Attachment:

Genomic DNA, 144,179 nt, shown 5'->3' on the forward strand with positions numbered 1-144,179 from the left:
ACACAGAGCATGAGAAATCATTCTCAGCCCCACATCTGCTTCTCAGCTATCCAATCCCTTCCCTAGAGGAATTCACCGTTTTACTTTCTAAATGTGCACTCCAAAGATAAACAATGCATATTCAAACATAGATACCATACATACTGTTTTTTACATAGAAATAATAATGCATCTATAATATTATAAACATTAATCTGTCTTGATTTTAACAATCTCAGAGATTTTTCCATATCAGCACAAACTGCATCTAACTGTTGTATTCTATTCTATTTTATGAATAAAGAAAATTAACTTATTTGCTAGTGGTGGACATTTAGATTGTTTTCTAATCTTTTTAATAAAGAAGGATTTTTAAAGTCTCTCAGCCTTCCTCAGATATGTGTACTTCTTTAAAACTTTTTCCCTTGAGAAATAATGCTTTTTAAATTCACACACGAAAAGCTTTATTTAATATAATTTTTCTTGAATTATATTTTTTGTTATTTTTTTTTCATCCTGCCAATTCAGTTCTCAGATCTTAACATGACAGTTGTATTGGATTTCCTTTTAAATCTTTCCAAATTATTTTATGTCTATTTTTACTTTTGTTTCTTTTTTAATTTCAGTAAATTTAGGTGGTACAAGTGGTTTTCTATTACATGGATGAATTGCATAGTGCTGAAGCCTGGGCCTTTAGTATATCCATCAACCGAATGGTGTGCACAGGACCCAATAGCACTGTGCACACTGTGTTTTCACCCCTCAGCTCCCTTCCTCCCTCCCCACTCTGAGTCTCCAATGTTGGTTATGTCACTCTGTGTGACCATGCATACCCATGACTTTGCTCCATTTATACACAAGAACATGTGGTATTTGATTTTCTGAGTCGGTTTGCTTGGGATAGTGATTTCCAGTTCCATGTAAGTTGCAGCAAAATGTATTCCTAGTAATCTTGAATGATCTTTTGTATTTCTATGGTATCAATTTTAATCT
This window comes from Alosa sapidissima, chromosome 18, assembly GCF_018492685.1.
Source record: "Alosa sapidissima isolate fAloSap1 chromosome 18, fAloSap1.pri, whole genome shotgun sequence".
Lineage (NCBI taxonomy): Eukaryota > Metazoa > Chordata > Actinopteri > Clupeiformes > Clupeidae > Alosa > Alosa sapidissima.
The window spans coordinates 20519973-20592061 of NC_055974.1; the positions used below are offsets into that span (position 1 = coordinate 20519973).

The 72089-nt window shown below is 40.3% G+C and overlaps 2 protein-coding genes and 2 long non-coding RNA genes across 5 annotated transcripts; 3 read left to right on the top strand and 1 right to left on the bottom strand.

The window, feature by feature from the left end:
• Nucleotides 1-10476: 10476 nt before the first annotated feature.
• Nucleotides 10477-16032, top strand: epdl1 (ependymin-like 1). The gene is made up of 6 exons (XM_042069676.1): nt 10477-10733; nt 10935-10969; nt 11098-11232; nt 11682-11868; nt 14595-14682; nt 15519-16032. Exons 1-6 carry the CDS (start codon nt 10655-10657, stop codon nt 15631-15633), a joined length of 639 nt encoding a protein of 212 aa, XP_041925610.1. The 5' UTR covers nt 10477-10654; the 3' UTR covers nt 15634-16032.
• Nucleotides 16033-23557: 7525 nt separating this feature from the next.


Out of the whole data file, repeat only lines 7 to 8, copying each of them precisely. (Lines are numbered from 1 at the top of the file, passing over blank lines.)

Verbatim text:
The 72089-nt window shown below is 40.3% G+C and overlaps 2 protein-coding genes and 2 long non-coding RNA genes across 5 annotated transcripts; 3 read left to right on the top strand and 1 right to left on the bottom strand.

The window, feature by feature from the left end: